Rosamund Pike never saw Clash of the Titans (2010) – not in theatres, not on DVD, not on television. Then the opportunity to play Andromeda in the sequel, Wrath of the Titans, came along, and Pike got her hands on a Clash of the Titans DVD and popped it into her player.
“I definitely wanted to see it before doing our film,” the actress says. “This storyline is 10 years on, so I felt that gave me licence to recreate Andromeda in my own model. But you want to see where the franchise began, what it was aiming for. Even if (director) Jonathan Liebesman has a totally different vision, you want to know what he’s rebelling against.”
In addition to Sam Worthington, Clash of the Titans stars returning for another go-round include Liam Neeson as Zeus and Ralph Fiennes as Hades. Alexa Davalos portrayed Andromeda, the princess of Argos, in the first film, but Pike plays the character, now Queen Andromeda, in Wrath of the Titans. The 33-year-old British actress is best known for her work in Die Another Day (2002), Pride & Prejudice (2005), Surrogates (2009) and Johnny English Reborn (2011).
“This story is so rich and the territory is a gold minefield, if I can make up a term,” Pike says. “I think that, if you can blend a human story with something that allows you to explore a world of so many dimensions, then you’re onto a winner. I want my cinema experience to take me out of my everyday. I think a totally human story can take you out of the everyday too, a really powerful one, but a fantasy movie with a human heart, onscreen in the cinema, that can be a very exciting experience.”
Pike’s Andromeda is rough-and-tumble, but also regal and relatable. The actress explains that she didn’t worry much about the “regality of it,” believing that an actor playing a monarch is best served by the people playing his or her subjects.
“They almost have to do more of the creating of the regality for you,” she says. “It’s no good if you go about being a ruler and you haven’t got people who give you the respect. In this movie we have Andromeda in battle sequences, and her regality comes across in how people treat her, how they respond to her, how they look up to her and follow her into battle. I let those elements take care of themselves, really, because you’ve got costuming, you’ve got visuals and you’ve got the actors and extras and all of that.
“So I focused more on her as a warrior and on her as someone approachable,” Pike continues. “I watched a lot of war films and looked at all those portrayals of generals who go among their men and have a one-on-one relationship. They can address the crowd and then bring that right down to the human level. They can give a rousing battle speech and then say, ‘How’s your family?’ That’s what I wanted for Andromeda.”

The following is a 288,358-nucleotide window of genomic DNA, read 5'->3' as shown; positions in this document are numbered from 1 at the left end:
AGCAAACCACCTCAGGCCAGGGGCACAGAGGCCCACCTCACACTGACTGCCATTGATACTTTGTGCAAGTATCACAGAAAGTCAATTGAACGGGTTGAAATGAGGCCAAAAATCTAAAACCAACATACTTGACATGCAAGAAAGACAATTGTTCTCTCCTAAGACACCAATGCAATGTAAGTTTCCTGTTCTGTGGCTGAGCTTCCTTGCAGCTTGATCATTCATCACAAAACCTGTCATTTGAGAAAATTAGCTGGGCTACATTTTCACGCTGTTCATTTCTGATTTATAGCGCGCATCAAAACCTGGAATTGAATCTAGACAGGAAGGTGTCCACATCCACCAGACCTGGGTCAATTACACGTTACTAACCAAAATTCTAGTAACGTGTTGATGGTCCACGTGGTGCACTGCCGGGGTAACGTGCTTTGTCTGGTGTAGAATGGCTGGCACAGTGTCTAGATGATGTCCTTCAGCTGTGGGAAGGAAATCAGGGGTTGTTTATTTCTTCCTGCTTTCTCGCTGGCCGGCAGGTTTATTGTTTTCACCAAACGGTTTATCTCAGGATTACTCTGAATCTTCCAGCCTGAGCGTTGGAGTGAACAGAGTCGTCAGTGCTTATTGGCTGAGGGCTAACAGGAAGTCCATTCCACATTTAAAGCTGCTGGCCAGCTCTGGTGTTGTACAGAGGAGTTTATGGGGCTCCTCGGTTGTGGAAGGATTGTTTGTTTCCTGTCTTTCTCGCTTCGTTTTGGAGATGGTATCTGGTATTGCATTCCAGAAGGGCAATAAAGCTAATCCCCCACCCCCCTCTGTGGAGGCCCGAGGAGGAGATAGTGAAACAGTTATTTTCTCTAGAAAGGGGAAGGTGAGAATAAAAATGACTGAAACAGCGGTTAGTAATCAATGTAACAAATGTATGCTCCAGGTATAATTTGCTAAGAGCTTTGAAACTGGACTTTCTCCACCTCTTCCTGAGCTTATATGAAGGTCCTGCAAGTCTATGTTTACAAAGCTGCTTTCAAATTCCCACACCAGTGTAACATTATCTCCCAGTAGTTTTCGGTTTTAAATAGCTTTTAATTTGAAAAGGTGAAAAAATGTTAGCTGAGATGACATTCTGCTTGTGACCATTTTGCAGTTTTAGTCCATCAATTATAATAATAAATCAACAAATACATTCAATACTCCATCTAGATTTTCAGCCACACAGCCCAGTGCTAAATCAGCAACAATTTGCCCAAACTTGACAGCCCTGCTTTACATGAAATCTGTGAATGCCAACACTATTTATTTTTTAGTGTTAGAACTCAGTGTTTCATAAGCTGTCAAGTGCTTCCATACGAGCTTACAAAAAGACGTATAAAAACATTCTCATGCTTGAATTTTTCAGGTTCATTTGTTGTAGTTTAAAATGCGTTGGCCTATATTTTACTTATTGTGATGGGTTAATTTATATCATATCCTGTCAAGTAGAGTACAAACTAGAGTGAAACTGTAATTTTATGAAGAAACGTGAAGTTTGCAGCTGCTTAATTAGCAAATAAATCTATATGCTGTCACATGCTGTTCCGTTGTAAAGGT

Currently pregnant with her first child, Pike describes Andromeda as her most physical role to date. She notes that she had been in action movies and played physical roles before, but never had done one in which she felt she nailed the physicality. That changed with Wrath of the Titans.
“I realised it’s not just about preparing for the fight scenes,” she says. “It’s about feeling and looking like a warrior in every scene, whether there’s action in that scene or not. Andromeda has to be a woman who knows how to handle herself. My starting point, really, was looking at the first film and thinking where a woman, who had to be rescued, who had a near-death experience, would be 10 years on.
“In the first film she had totally lame parents,” the actress says, “and it was her mother’s vanity and self-importance that nearly brought destruction on the whole city and made Andromeda the sacrifice to the Kraken. Of course Perseus saved her life, but I think that, when someone saves your life, you’re eternally grateful to them and you feel this eternal bond to them, but you’re also going to make damn sure you never need to be rescued again. Ultimately it’s a weak position for a leader, and I wanted Andromeda to be more of a Henry V, who went into battle with his subjects.
“Jonathan and Sam were really good about that,” Pike adds. “They were behind me. And it’s about not posing, in a way. It’s about being just able to ... be. I wanted Andromeda to be very natural and be able to stand still, without always thrusting a pose to look regal or warrior-like. Standing still, I think, gives much more conviction to how strong you are.’’
Pike wanted one more thing as well.
“Andromeda is a wonderful character,” Pike says. “She’s really grown up. I wanted to create a role model for little girls, a proper heroine. Her business in this film is not to get a man. Although there’s a chemical connection between Andromeda and Perseus, she wants to win his respect far more than she wants to win his heart.”